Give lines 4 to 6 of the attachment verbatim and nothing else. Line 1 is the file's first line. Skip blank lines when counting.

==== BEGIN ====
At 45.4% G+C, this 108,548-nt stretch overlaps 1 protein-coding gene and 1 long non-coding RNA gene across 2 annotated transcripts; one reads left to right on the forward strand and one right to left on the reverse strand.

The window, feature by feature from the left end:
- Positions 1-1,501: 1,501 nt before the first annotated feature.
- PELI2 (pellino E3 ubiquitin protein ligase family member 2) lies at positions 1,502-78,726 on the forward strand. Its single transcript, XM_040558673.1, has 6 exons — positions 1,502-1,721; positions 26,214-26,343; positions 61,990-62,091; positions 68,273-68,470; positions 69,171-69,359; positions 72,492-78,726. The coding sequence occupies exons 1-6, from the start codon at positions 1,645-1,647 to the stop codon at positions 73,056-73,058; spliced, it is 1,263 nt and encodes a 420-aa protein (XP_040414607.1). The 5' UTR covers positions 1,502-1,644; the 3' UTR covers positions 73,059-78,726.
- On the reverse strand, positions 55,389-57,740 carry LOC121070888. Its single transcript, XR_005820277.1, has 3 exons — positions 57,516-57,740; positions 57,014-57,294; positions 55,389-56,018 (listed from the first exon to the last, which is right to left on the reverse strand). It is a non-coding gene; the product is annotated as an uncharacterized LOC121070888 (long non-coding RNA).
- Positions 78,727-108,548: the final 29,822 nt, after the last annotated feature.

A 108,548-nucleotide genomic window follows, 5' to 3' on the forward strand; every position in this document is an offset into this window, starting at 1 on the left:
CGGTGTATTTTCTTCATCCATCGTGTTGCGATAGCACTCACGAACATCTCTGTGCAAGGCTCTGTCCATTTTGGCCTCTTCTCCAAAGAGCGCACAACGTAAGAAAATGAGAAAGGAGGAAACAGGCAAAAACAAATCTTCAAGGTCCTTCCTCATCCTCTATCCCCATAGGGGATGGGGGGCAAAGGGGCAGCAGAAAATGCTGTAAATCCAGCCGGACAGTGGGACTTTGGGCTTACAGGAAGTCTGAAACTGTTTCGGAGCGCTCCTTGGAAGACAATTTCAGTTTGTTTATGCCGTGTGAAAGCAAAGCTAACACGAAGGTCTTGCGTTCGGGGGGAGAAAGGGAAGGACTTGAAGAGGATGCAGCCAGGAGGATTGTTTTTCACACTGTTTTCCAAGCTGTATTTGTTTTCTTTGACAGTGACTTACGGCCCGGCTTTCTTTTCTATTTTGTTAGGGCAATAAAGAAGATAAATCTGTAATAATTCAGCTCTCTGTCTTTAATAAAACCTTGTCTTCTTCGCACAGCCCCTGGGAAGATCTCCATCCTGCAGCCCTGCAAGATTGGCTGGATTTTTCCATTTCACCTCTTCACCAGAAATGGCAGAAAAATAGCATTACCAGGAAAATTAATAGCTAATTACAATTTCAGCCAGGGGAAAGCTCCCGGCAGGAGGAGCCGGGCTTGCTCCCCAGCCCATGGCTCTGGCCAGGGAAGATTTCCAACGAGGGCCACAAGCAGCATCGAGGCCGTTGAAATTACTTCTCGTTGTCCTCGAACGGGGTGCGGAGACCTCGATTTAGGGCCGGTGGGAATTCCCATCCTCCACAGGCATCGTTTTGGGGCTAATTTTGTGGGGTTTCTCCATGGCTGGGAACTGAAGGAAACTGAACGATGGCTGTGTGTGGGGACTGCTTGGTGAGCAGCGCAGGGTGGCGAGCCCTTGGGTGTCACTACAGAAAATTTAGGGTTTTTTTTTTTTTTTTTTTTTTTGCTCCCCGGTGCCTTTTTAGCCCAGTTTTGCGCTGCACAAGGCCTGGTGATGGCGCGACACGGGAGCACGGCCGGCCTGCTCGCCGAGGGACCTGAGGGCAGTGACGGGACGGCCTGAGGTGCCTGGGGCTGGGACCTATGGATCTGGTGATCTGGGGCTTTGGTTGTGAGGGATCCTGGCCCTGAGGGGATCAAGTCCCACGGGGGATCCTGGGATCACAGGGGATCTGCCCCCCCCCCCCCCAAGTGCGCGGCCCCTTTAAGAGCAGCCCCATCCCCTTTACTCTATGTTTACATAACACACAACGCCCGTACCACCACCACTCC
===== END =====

- PELI2 (pellino E3 ubiquitin protein ligase family member 2) lies at positions 1,502-78,726 on the forward strand. Its single transcript, XM_040558673.1, has 6 exons — positions 1,502-1,721; positions 26,214-26,343; positions 61,990-62,091; positions 68,273-68,470; positions 69,171-69,359; positions 72,492-78,726. The coding sequence occupies exons 1-6, from the start codon at positions 1,645-1,647 to the stop codon at positions 73,056-73,058; spliced, it is 1,263 nt and encodes a 420-aa protein (XP_040414607.1). The 5' UTR covers positions 1,502-1,644; the 3' UTR covers positions 73,059-78,726.
- On the reverse strand, positions 55,389-57,740 carry LOC121070888. Its single transcript, XR_005820277.1, has 3 exons — positions 57,516-57,740; positions 57,014-57,294; positions 55,389-56,018 (listed from the first exon to the last, which is right to left on the reverse strand). It is a non-coding gene; the product is annotated as an uncharacterized LOC121070888 (long non-coding RNA).
- Positions 78,727-108,548: the final 29,822 nt, after the last annotated feature.